For founder of youth orchestra playing NFL Honors, mission goes beyond music
When the 11th edition of NFL Honors kicks off Thursday, the stars of the 2021 season will be center stage. But the musicians providing the soundtrack will be celebrating their own triumphant moment.
The Inner City Youth Orchestra of Los Angeles (ICYOLA) is the largest majority African American orchestra in the country. ICYOLA played at the unveiling of the Martin Luther King Jr. memorial at the National Mall in Washington, D.C., in 2011. It performed in the short film Cap (2019) and the Oscar-winning animated short film If Anything Happens I Love You (2020).
Thursday, though, will mark a new benchmark: while acting as the house orchestra for NFL Honors, performing the instrumentals of several different pieces throughout the show, ICYOLA will appear for the first time on national television.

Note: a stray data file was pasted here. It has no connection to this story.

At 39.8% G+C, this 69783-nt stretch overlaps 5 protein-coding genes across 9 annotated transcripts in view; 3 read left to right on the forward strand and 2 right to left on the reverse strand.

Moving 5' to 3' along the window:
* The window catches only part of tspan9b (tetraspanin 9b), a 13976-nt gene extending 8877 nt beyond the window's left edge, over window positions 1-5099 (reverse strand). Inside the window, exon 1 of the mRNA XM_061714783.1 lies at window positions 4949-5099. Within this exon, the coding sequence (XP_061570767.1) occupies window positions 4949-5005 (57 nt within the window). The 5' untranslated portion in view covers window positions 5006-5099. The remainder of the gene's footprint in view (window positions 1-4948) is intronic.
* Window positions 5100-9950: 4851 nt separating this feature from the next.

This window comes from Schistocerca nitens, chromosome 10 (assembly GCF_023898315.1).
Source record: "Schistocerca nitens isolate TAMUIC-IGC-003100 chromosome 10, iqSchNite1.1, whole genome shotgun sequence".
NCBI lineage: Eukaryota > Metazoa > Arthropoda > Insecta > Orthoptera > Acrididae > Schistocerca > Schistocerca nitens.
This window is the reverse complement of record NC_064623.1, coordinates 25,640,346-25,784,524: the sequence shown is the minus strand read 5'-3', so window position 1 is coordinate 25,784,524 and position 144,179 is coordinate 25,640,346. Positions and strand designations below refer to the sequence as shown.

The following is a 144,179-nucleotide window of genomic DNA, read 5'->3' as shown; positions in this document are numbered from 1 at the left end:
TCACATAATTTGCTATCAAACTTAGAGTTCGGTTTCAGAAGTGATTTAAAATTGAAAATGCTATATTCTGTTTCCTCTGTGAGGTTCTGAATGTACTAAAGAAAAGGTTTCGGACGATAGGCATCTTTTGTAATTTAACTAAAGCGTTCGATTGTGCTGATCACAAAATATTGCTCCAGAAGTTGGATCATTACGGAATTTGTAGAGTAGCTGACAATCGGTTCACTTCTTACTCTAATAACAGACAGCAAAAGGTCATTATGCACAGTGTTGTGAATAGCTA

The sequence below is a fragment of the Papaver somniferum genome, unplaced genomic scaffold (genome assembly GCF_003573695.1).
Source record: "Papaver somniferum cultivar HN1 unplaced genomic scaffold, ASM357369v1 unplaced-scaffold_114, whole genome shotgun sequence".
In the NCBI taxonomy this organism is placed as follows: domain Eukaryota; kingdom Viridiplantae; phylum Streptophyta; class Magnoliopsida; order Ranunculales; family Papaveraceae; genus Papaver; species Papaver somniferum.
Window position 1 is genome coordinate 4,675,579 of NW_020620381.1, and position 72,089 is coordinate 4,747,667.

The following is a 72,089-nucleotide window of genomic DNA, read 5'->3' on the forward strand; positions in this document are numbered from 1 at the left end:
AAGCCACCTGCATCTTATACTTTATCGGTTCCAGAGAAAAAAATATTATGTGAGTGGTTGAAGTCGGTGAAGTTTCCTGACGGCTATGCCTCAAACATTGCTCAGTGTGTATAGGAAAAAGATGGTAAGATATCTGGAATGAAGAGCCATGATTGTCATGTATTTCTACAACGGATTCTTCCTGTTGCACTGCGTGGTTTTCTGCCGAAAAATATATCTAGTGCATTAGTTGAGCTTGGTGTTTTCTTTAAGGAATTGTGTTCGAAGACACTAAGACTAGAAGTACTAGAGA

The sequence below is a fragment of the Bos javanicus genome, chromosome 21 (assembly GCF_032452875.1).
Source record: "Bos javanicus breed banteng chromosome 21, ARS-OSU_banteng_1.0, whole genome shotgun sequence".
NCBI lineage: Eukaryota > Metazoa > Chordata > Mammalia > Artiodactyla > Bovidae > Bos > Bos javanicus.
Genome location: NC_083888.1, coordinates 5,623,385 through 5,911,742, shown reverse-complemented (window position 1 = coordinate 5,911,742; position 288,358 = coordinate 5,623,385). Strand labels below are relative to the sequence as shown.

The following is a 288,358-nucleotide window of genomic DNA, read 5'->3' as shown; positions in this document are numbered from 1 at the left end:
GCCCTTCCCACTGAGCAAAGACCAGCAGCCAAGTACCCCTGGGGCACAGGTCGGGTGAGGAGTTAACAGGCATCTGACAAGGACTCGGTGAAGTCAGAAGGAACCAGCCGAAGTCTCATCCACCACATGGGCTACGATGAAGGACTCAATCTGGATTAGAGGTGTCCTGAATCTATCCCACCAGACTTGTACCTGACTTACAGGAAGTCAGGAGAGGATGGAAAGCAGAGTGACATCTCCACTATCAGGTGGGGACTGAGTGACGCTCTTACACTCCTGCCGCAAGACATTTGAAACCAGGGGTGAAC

“It means a lot,” said Hannah Innis, a cellist in the orchestra, last week. “I’m very happy that ICYOLA is being recognized for what it is.”
When Charles Edward Dickerson III founded ICYOLA in 2009, the group started as nine instrumentalists who asked Dickerson to help them put together a summer workshop centered around playing music. By the end of the workshop, it had grown in numbers, and the artists wanted to continue playing under Dickerson’s leadership.
Music has been a driving force in Dickerson’s life since he was a kid. His father, Charles Edward Dickerson II, directed a church choir, and his mother, Ethel Hartie Dickerson, was a choir member. At the time that he started ICYOLA, Dickerson was the conductor of the Southeast Symphony, the longest continuously performing primarily African American orchestra in the world.